First things first, I owe readers an update and a bit of context. For those not in the know, I spent the past year as a Fulbright English Teaching Assistant in Bulgaria, and I leave home in one week for year two in my town, Dimitrovgrad.
I tried, I really tried, to write a thoughtful yet void-of-sap blog post about what these past two summer months have meant for me, and how they've helped me synthesize all that I learned and experienced during my first year as a Fulbright ETA. Things did not go according to plan. It was still sappy and I don't think anyone but my grandma wants to read that hogwash. I also tried to liken my summer to a juicy, greasy cheeseburger for a few paragraphs. You don't even want to know.
So what was this summer for me, besides being an in-between for my two years with Fulbright? It was road trips, reading, writing, and planning. Google hangouts, visits to see friends and family, a lot of musical discovery. It was a great time to invest in meaningful friendships, but it was surprisingly a lot of time, yet again, spent with myself. The only bit of regularity to my summer was the frequent list-making I did: lists of new ideas, checklists to complete (or not complete), a summer bucket list, lists of good food I need to have before going back, lists of lessons learned, and the list goes on with a drawn-out etc! I feel like I spent my summer months dreaming, gearing up for the year ahead, and finding rejuvenation for my soul. In the spirit of keeping up with this list thing I've got going on, here's a list of experiences from my first Fulbright year that I found meaningful, and that I hope will be continued in this next year.
Frisbee and working out with students
Music sharing with students
Keeping up with friends and making new ones
Listening to country music
Thinking about and focusing on my religious walk
Cooking and eating well
Teaching wacky lessons
Daily walks around my town
Banitsa banitsa banitsa
I'd like to expand briefly on a few of the items on this list, as I think they require some explanation and attention.
- BFL. BFL is an English-language speech and debate organization formed in Bulgaria two years ago. In a nutshell, I learned that I love it and a large majority of my efforts this year will be put toward making this organization rewarding and sustainable in BG and enjoyable for my students.
- Blogging. I started my first blog last year and discovered a love-hate relationship. Blogging is EXHAUSTING, yo! I realized a little slowly that the blogs my readers enjoyed the most were not my travel updates, but were instead those that taught them about Bulgaria or provided funny anecdotes of my day-to-day life. Duh Sarah. So, I've been re-thinking my approach to this blog. I hope the coming year offers readers more frequent, digestible, and real tastes of This Bulgarian Life. I also hope to improve my writing: to be more straightforward and to balance my cheesy, jovial sense of humor with readable stories. The afore mentioned cheeseburger metaphor approach might not have been my best attempt. I'M TRYING, OKAY.
- Listening to country music. Now, I am quite the bluegrass fan, but country is not a genre I ever thought I'd take delight in. There's something so American about the music, though, and I just couldn't help sharing it with students and listening to some of the older artists when I found myself missing home. Result: I think I might actually like it. OH NO. I want to sincerely apologize to my childhood friend Emmy, who always shared a bond with me over our mutual hatred of country songs. I'm going to gear some musical efforts toward learning more about the old stuff this year.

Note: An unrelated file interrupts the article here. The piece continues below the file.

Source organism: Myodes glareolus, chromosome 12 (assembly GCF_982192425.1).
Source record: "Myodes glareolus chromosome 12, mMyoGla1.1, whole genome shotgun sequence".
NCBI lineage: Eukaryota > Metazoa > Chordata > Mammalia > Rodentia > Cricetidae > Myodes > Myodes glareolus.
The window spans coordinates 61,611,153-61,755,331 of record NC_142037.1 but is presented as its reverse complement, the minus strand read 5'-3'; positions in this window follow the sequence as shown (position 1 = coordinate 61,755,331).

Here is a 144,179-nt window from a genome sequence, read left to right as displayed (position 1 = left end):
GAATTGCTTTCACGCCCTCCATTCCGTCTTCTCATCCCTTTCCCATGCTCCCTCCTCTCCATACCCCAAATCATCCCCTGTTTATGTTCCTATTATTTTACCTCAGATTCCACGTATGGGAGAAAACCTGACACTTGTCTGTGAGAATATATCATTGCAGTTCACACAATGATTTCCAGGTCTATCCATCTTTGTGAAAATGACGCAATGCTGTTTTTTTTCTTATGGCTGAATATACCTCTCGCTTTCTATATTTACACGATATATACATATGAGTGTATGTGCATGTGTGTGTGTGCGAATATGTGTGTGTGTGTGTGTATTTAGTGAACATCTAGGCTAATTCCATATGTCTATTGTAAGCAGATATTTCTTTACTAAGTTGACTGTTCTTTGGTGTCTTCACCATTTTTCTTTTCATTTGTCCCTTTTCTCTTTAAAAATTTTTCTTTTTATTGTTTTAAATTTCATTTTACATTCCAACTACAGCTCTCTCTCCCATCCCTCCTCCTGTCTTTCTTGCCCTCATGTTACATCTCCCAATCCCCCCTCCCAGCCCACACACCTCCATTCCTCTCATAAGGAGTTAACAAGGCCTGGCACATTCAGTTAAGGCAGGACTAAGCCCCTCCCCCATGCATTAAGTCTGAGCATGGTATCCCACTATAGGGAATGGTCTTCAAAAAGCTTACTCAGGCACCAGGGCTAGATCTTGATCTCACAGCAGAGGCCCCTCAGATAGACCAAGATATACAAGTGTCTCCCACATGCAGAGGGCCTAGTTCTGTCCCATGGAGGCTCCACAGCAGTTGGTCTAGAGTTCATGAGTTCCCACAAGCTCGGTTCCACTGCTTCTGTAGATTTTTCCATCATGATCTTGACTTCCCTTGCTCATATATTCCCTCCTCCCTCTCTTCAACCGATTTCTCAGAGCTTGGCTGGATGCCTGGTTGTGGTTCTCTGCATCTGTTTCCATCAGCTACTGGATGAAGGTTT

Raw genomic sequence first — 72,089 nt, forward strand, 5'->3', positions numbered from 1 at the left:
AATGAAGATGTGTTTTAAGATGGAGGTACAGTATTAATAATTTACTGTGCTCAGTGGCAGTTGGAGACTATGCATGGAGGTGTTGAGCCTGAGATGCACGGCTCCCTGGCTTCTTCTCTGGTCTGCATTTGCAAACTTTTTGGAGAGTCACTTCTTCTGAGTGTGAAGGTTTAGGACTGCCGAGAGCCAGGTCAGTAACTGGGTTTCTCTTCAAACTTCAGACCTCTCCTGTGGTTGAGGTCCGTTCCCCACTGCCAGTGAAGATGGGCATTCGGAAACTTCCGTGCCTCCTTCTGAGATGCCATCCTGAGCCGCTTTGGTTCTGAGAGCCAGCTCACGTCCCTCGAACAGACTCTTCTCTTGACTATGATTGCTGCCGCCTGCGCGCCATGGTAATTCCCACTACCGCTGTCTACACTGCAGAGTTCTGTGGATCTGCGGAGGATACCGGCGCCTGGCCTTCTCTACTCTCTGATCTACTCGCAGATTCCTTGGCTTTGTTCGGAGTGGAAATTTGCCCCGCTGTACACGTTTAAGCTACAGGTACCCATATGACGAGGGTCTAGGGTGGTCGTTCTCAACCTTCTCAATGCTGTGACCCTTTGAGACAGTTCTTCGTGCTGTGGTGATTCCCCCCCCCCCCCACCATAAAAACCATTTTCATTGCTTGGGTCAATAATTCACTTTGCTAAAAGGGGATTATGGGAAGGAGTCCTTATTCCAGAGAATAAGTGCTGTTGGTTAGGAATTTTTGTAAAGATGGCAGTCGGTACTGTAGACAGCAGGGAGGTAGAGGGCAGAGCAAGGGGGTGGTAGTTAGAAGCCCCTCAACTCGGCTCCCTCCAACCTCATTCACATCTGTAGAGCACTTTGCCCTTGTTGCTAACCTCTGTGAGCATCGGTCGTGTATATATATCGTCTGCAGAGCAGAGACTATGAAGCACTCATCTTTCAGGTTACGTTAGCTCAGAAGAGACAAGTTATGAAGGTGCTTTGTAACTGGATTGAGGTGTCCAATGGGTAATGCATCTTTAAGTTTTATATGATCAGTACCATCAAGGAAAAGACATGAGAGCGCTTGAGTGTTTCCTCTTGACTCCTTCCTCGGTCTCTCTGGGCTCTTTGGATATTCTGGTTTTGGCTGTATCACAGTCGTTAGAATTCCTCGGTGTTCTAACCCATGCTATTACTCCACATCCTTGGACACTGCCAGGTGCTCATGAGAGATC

- Teaching wacky lessons. The most important thing I learned over the course of last year was what type of activities most engaged the young people I spent time with each week. Toward the end of the year, I started bringing in ridiculously comical blog posts and zany games, outlandish news articles and simply interesting reads about our world. I think we were all bored by the "important" things I tried to teach them, and I realized FINALLY that no one wants to talk if they're not excited or moved in some way. I want to really, really strive to bring interesting, unique, and relatable topics to class this year, and to find ways to help my more shy students feel comfortable practicing English with me. I like having fun, and I'm pretty sure Bulgarians do, too.
- I made a stupid parody youtube video of Robin Thicke's sad Blurred Lines at one point when I got tired of grading essays, just because I basically would give my right foot to be the female version of Weird Al and it was late and I hadn't eaten supper yet and sometimes, I get a little excited. People loved it, I had a blast making it, and I feel like I will be supremely disappointed in myself if I don't take my talents to the wider YouTube audience with more frequency. Friends, hold me to this!
So yeah, that's my list. My mind is open, and my journal is waiting to be filled with anecdotes. Being home with my family these past two months has been so nice, and I have loved every second that I spent reunited with my wonderful friends. Summer was quiet and largely uneventful, but then I guess that's the joy of being home again-- finding joy in silly little things like salsa in the cupboard, pandora working flawlessly, free water, and having my friends within a couple hours' driving distance.
One last week home!
Hello Sarah! It's a little ironic that I've stumbled across your blog just as I'm beginning the first steps to apply as an ETA myself. I googled "ETA Bulgaria blogs" and found you. I really enjoyed going back and reading the entries!ReplyDelete